To race with competitors to lower customer service costs just a bit more than they will: This is the current progression we see among industrial titans who see customer service as a cost, not a profit center. When you measure this, you can't help to want to drive the cost down, and you will do it just a bit faster than your competitors, because to do it too fast is to risk condemnation. Alas, in just about every industry that the internet has sucked the profits out of, we see this cost-cutting race to the bottom. It's not going to end well.
Because you can: This is awfully rare among public companies, but there are many organizations that treat people as they'd like to be treated. Not to grow market share, but because it's the right thing to do.
So it's clear that good customers with urgent problems left on hold by Fedex is a mismatch between what they built customer service for and what they're doing with it. And that a busy startup that doesn't invest as much time as they could in co-creation communication is not serving the goals of the beta fully. On the other hand, the novelist who doesn't invest time in answering reader mail is probably doing good customer service, since reserving her best efforts to write another great novel is precisely the promise she has made.
Every single person who makes budget decisions, staffing decisions and customer service decisions must to be clear about which strategy you picked, needs to be able to state, "we're doing this because it's congruent with what we say customer service is for."
Obviously, you can mix and match among these options, and find new ones. What we must not do, though, is plan to do one thing but then try to save time or money and do something else, hoping for the results that come from the original plan without actually doing it.
Customer service, like everything an effective organization does, changes people. Announce the change you seek, then invest appropriately, in a system that is likely to actually produce the outcomes you just said you wanted.
Make promises and keep them.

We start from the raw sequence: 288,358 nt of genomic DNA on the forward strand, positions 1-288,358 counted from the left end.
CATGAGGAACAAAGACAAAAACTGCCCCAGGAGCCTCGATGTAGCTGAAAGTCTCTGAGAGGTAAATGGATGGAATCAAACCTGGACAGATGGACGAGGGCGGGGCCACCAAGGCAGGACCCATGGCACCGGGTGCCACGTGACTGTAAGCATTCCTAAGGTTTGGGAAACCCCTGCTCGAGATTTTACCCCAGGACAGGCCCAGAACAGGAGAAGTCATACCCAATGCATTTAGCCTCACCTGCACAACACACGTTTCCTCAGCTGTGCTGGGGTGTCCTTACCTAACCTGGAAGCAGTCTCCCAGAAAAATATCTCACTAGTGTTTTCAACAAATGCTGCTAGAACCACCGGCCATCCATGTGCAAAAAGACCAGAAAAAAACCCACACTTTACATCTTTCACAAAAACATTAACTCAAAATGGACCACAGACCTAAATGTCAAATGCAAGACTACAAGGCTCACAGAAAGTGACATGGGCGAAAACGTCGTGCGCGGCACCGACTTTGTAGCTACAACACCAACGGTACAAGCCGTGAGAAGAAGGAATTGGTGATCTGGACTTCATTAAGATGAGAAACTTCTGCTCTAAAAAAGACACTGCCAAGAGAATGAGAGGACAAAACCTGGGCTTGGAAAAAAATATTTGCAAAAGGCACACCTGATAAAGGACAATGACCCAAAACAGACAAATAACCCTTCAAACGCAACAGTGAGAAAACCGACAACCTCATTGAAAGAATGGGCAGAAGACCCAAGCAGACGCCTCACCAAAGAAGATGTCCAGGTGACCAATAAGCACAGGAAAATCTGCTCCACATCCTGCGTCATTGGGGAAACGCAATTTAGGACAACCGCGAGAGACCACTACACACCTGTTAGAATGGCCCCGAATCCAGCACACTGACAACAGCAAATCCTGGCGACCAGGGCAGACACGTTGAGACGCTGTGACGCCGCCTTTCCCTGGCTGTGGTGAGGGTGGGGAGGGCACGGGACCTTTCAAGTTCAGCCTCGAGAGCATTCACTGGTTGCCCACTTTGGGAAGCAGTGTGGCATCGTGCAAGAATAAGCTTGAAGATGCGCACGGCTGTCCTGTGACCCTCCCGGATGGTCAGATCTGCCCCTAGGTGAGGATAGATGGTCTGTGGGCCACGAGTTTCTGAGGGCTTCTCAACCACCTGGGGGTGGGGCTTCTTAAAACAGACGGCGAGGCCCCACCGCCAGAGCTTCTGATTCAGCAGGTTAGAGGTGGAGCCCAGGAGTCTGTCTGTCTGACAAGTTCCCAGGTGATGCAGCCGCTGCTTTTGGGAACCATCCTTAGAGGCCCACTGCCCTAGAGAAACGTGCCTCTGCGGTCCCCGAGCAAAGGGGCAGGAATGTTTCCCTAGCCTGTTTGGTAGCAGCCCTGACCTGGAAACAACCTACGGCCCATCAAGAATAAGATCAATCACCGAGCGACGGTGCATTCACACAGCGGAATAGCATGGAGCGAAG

Students choose to attend expensive colleges but don't major in engineering because the courses are killer.
Doing more than the customary amount of customer service is expensive, time-consuming and hard to sustain.
Raising money for short-term urgent projects is easier than finding support for the long, difficult work of changing the culture and the infrastructure.
Finding a new path up the mountain is far more difficult than hiring a sherpa and following the tried and true path. Of course it is. That's precisely why it's scarce and valuable.
The word economy comes from the Greek and the French, and is based on the concept of scarcity. The only things that are scarce in the world of connection and services and the net are the things that are difficult, and the only things that are valuable are the things that are scarce. When we intentionally seek out the difficult tasks, we're much more likely to actually create value.
Wine coolers, Julia Roberts movies, fondue, Geocities pages, baby on board signs, a line at the Krispy Kreme...
Ubiquitous doesn't mean forever, and popular isn't permanent. Someone is going to fade, and someone is going to be next to take their place.
Is that iPhone game really conspiring to put blue squares up at the last minute, just to foil your attempt at a perfect score?
Human beings are story-making engines, and when we're confronted with randomness, we make up an egocentric version of what happened, and it involves us.
So when things randomly go well, we give ourselves a pat on the back, a reminder of why we deserved it. And when they don't, we seek out the ghost in whatever machine did us wrong and come up with a reason.
All the time we spend inventing reasons is probably better spent responding to what occurs.
Brands don't care about you...
Institutions don't care about you either.
The only people who are able to care about you are people.
The question, then, is this institution owned and organized and run by people who will allow the people who work there to care?